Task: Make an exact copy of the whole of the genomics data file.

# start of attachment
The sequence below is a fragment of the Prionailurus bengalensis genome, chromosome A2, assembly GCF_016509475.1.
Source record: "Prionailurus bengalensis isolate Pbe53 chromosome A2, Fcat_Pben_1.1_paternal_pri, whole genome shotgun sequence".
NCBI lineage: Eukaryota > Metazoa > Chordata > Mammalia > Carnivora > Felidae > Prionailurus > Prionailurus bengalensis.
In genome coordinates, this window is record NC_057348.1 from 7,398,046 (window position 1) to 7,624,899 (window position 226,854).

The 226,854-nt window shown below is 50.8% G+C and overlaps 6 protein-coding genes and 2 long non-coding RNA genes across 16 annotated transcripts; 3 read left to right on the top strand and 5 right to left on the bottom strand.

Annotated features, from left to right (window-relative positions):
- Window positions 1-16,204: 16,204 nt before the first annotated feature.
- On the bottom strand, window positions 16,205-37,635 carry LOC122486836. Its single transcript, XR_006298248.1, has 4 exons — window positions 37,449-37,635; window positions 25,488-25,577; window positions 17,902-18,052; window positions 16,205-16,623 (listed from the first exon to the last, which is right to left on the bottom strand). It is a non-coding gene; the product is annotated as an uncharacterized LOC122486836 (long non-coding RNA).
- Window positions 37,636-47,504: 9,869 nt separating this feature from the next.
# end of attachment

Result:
The sequence below is a fragment of the Prionailurus bengalensis genome, chromosome A2, assembly GCF_016509475.1.
Source record: "Prionailurus bengalensis isolate Pbe53 chromosome A2, Fcat_Pben_1.1_paternal_pri, whole genome shotgun sequence".
NCBI lineage: Eukaryota > Metazoa > Chordata > Mammalia > Carnivora > Felidae > Prionailurus > Prionailurus bengalensis.
In genome coordinates, this window is record NC_057348.1 from 7,398,046 (window position 1) to 7,624,899 (window position 226,854).

The 226,854-nt window shown below is 50.8% G+C and overlaps 6 protein-coding genes and 2 long non-coding RNA genes across 16 annotated transcripts; 3 read left to right on the top strand and 5 right to left on the bottom strand.

Annotated features, from left to right (window-relative positions):
- Window positions 1-16,204: 16,204 nt before the first annotated feature.
- On the bottom strand, window positions 16,205-37,635 carry LOC122486836. Its single transcript, XR_006298248.1, has 4 exons — window positions 37,449-37,635; window positions 25,488-25,577; window positions 17,902-18,052; window positions 16,205-16,623 (listed from the first exon to the last, which is right to left on the bottom strand). It is a non-coding gene; the product is annotated as an uncharacterized LOC122486836 (long non-coding RNA).
- Window positions 37,636-47,504: 9,869 nt separating this feature from the next.